The Cablevision cable TV sales reps walked through my suburban Long Island neighborhood in December of 1975, promising better reception and a new channel called HBO.
They carried these little “HBO On Air” guides with them, left behind as part of the sales pitch, a featured film on the cover, full listings inside. “The Towering Inferno” was on the cover that first month, “Young Frankenstein” the next.
These miniature books captured my imagination, along with the notion of television channels that didn’t go to bed every night, after playing the Star Spangled Banner to footage of the American Flag blowing in the wind. People younger than 40 probably don’t remember that TV wasn’t always an around-the-clock proposition. It actually ended, in the neighborhood of midnight, and then fired back up again the next morning. There was no Sig Hansen on the Bering Sea at 3 a.m., no Tony Robbins offering encouragement in the dark, nothing.
We subscribed to cable, largely at my urging, and the guides - which soon transitioned from “HBO On Air” to the broader “Cablevision” to reflect the expanded programming options and listings - kept coming. I started saving them, my Frank Costanza moment, and wound up with a pretty complete set from that first edition through 1983 or so. The dawning days of an industry. I still have them in a box.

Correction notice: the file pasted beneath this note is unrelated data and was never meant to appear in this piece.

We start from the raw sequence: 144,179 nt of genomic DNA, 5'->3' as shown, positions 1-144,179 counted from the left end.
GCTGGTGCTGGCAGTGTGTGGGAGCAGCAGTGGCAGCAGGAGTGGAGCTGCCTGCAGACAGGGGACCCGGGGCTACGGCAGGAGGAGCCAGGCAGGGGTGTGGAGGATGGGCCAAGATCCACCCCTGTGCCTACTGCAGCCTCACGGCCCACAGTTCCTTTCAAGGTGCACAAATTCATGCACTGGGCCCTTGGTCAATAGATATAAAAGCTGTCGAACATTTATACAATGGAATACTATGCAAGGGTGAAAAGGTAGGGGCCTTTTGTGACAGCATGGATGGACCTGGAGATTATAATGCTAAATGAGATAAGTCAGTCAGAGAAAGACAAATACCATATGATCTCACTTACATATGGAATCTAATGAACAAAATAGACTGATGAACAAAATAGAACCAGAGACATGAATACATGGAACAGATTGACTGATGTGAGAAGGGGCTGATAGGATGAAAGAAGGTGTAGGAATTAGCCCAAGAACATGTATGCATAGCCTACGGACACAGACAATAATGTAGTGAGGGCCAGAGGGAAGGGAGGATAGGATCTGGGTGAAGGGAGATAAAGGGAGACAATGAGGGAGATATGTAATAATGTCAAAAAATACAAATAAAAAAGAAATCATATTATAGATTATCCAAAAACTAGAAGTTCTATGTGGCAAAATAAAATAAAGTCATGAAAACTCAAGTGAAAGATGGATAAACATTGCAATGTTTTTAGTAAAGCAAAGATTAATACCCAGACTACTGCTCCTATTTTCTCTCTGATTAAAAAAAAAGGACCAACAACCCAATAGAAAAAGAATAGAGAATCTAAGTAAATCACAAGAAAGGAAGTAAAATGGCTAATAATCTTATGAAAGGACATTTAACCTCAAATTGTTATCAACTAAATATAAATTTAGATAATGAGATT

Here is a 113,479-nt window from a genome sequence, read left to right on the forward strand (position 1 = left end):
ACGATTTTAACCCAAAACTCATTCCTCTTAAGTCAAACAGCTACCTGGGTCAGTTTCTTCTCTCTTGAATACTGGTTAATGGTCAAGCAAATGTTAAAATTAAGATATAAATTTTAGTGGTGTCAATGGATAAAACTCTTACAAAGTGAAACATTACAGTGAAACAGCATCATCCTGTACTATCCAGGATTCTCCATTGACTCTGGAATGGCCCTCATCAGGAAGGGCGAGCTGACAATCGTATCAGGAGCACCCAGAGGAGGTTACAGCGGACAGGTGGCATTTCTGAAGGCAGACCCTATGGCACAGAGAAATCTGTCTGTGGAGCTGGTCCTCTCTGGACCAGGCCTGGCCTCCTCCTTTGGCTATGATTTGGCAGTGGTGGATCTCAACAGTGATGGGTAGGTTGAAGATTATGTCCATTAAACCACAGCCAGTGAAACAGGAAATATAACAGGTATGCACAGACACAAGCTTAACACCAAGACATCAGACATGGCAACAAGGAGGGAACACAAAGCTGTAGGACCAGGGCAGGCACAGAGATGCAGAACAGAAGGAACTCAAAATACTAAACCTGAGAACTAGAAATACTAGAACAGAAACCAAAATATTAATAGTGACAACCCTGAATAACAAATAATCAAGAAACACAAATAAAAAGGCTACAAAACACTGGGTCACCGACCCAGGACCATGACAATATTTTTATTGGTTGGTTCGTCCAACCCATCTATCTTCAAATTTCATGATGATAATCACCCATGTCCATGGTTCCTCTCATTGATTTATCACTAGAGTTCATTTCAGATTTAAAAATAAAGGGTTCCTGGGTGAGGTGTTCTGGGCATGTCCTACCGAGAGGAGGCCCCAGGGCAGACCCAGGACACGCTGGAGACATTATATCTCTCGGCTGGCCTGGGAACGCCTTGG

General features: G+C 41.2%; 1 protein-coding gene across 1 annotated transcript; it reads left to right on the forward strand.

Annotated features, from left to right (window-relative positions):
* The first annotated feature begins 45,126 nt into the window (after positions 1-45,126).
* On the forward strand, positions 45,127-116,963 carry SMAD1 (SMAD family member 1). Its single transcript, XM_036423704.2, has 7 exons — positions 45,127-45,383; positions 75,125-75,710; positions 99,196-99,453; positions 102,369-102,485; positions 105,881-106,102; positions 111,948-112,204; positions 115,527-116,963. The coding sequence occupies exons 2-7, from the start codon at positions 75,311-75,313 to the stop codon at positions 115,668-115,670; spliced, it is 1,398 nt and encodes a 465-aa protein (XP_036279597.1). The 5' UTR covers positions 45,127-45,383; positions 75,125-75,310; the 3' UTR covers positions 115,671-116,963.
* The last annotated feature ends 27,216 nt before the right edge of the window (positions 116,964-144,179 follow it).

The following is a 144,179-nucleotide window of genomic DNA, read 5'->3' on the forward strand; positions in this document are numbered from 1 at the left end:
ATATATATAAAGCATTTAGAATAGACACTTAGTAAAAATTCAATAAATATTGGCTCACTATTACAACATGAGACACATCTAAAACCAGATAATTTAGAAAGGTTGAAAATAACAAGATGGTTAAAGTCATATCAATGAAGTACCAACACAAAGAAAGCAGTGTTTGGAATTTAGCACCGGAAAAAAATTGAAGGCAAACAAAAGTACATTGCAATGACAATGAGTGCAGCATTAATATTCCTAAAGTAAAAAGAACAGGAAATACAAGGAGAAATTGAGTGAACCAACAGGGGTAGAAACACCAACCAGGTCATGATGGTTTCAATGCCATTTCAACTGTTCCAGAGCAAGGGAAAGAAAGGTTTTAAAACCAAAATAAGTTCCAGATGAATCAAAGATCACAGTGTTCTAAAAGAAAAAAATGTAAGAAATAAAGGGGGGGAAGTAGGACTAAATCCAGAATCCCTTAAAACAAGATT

When The Weather Channel turned 30 this week, I dug them out and took a little stroll through 1982, looking for the first sign of a channel that has been my default background option for more than 20 years. The first mention of Cablevision having added TWC showed up in October, followed the next month by a full-page ad.
Since I had my little time capsule out, I flipped through a number of the guides and found a few more programming ads from that same period (1980-82) that seemed worth sharing, promoting in their infancy channels that went on to become household names, and preeminent global brands.
An ESPN ad invited viewers to call a toll-free phone number for the night’s programming line-up, one from C-SPAN offered a free booklet called “Gavel to Gavel,” that outlined “all the key congressional terms,” so viewers could fully appreciate its “coverage of Congress in action.”
Nickelodeon used a New York Times clip to pitch a new channel for kids, blessed by the National Education Association, that entertained “without relying on violence,” and CNN promised “a world of information, analysis and opinion conventional networks simply haven’t had time to explore.” HBO was experimenting with the notion of “HBOnly” more than three decades ago, The Movie Channel was willing to “suffer through the bad movies, so you don’t have to.”
Today’s Goliaths, before they even dreamed of being Davids.
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